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Saint Francis Borgia

Confessor and a Patron of Portugal. 

Francis, fourth Duke of Gandia, was born in 1510, and educated for a distinguished secular career. However, he passed his boyhood at home with good signs of a preference for godliness, and later was still more remarkable for his courage in all Christian practice; although he entered whole-heartedly into everything that was proper to his life as a secular prince, since to that he was born, and owed a duty. He married Eleanor de Castro, a Portuguese lady who was a favourite of the Empress, and thereafter he attained still higher worldly rank and riches than before. For seventeen years they lived together in happy and holy marriage, and to them eight children were born, all of them giving a good account of themselves when grown. In 1546, at the death of his wife, Francis was much afflicted, and turned more and more to God in prayer. Because he had bound himself by vow, namely, to serve the King of kings without stint, he began to consider a vocation to religion, and finally offered himself to holy Ignatius of the Society of Jesus. Now there were many difficulties which needed to be solved before Francis could resign all his worldly dignities. Forseeing this delay, Ignatius commanded Francis to begin his studies for the priesthood, and to continue them whilst he settled his estates and established his children in life. But he was allowed to take his first vows in private, before he came to live in community. But as soon as he could, namely in 1550, when he was nearly forty, he went to Rome, and took up his residence in the Society of Jesus.

Now when it became known that the famous Duke of Gandia had become a Jesuit, it created no small stir. For which reason his novice master saw to it that he was kept in lowly places, at lowly work, and often given an opportunity to exercise humility. But Francis was already a disciplined man, and he accepted these things cheerfully. So that in due time he was appointed by holy Ignatius himself as the Commissary-General of the Society in Spain. In 1565, notwithstanding all the precautions he could take to prevent it, he was chosen General of the Society to succeed Father Laynez. In this position his wisdom and holiness of life greatly endeared him to high and low. Besides founding or enlarging many houses in divers places, he sent his brethren into Poland, into various islands of the ocean, and into the provinces of Mexico, and Peru, and into other lands, that they might preach the Faith in their sweat and their blood.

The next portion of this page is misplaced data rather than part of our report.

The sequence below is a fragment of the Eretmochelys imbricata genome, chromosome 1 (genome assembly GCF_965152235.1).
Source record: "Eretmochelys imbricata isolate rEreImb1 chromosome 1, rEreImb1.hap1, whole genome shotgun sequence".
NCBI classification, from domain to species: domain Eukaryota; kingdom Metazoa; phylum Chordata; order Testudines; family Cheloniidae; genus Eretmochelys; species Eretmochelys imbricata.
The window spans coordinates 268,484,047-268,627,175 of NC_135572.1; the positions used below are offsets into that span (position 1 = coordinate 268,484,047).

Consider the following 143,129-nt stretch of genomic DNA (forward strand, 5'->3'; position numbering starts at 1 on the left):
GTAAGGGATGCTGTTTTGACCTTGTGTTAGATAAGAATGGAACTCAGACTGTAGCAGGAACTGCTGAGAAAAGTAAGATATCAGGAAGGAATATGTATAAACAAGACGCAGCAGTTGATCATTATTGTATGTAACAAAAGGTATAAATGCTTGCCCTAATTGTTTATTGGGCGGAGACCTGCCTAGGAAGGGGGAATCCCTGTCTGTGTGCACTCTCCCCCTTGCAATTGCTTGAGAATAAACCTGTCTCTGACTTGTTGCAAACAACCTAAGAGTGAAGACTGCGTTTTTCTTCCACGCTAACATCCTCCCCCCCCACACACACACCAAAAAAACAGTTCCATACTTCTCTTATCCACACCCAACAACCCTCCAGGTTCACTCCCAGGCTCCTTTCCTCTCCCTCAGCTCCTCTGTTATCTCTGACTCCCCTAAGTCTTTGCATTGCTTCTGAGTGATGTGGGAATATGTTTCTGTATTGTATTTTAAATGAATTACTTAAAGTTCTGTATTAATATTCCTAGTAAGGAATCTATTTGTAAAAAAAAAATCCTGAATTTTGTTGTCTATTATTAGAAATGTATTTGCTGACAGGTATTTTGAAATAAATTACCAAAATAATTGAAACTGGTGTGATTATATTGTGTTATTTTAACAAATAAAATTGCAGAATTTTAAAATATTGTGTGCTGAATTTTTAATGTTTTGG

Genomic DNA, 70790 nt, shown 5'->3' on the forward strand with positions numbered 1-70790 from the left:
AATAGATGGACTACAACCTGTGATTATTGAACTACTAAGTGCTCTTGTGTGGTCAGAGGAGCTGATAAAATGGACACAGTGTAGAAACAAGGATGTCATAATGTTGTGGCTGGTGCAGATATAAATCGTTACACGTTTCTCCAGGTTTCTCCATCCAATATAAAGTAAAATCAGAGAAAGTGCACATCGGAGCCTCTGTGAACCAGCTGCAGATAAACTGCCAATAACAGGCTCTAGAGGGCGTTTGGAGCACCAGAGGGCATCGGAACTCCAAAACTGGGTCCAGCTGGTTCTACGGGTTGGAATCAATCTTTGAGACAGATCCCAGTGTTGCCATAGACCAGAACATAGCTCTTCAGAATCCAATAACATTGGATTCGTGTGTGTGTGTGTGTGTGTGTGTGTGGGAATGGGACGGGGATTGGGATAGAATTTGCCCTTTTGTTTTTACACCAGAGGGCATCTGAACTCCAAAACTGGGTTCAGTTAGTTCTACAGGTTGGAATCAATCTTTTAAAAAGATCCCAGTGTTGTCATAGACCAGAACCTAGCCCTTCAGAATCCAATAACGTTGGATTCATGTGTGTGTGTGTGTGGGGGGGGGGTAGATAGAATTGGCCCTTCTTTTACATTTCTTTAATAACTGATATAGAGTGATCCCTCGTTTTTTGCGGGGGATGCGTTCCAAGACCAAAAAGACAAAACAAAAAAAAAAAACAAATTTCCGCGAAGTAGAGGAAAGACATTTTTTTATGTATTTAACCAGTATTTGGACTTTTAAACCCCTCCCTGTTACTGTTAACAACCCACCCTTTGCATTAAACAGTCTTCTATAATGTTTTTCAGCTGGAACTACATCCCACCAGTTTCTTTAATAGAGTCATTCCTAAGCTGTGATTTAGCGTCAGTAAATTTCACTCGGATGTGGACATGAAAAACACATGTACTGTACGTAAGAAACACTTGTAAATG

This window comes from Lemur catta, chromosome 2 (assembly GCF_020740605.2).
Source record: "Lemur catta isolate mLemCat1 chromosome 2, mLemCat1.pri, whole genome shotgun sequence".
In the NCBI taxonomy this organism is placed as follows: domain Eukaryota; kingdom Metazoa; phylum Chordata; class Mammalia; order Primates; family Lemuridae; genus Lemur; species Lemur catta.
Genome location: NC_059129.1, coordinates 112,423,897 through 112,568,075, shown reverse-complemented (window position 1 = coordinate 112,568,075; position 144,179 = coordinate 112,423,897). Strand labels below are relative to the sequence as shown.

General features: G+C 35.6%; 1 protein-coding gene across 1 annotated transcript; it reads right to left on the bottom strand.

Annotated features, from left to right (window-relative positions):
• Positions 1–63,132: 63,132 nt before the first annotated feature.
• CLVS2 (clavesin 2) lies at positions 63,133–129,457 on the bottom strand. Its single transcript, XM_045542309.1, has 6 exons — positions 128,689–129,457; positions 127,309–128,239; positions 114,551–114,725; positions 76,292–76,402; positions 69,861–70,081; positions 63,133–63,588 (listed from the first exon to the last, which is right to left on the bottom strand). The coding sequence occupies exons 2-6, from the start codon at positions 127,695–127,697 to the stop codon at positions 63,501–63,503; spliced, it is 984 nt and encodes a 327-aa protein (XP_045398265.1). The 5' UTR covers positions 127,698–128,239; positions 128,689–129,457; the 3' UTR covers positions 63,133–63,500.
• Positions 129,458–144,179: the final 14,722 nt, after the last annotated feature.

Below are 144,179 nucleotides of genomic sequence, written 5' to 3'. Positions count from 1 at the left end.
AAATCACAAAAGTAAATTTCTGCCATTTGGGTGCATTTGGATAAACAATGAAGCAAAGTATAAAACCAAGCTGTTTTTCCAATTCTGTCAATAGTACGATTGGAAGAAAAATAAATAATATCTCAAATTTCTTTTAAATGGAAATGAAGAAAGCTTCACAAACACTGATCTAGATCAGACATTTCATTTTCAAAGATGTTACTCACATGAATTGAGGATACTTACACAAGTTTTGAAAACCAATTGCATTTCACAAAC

Francis also did much to carry on the work of Ignatius in the perfecting of the Society of Jesus, and it hath been said that Ignatius laid the foundation: Laynez built the walls, and Francis roofed it over and fitted it up inside. Various great tasks for the upbuilding of the church were given him, and he was often-times offered the dignity of Cardinal of the Roman Church, but the lowly firmness with which he refused it could never be overcome. In his cheap esteem of the world and of himself his chief pleasures were to clean the house, to beg for food from door to door, and to wait upon the sick in hospitals. He spent many hours every day, oftentimes eight and sometimes ten, in prayer and meditation, and the fire from God which burnt within him sometimes shone forth in his countenance when he was lifting up the Sacred Host or preaching. Worn out by his prodigious labors, he brought his life to a blessed end, at Rome, about midnight of September 30th, in 1572, and was canonized in 1670, and is venerated as one of the heavenly Patrons of Portugal.

Collect

O LORD JESU CHRIST, who by thine example teachest us true lowliness of heart, and art likewise the reward of them that follow the same: we pray thee; that, like as thou didst give to thy blessed Saint Francis grace gloriously to imitate thee in despising earthly honours, so thou wouldest render us partakers of his imitation of thee, and of the glory that he attained thereby. Who livest and reignest with the Father and the Holy Ghost, one God, world without end. Amen.

The Anglican Breviary, Frank Gavin Liturgical Foundation, Inc., New York, 1955, pages 1489-1490

Additional Information:

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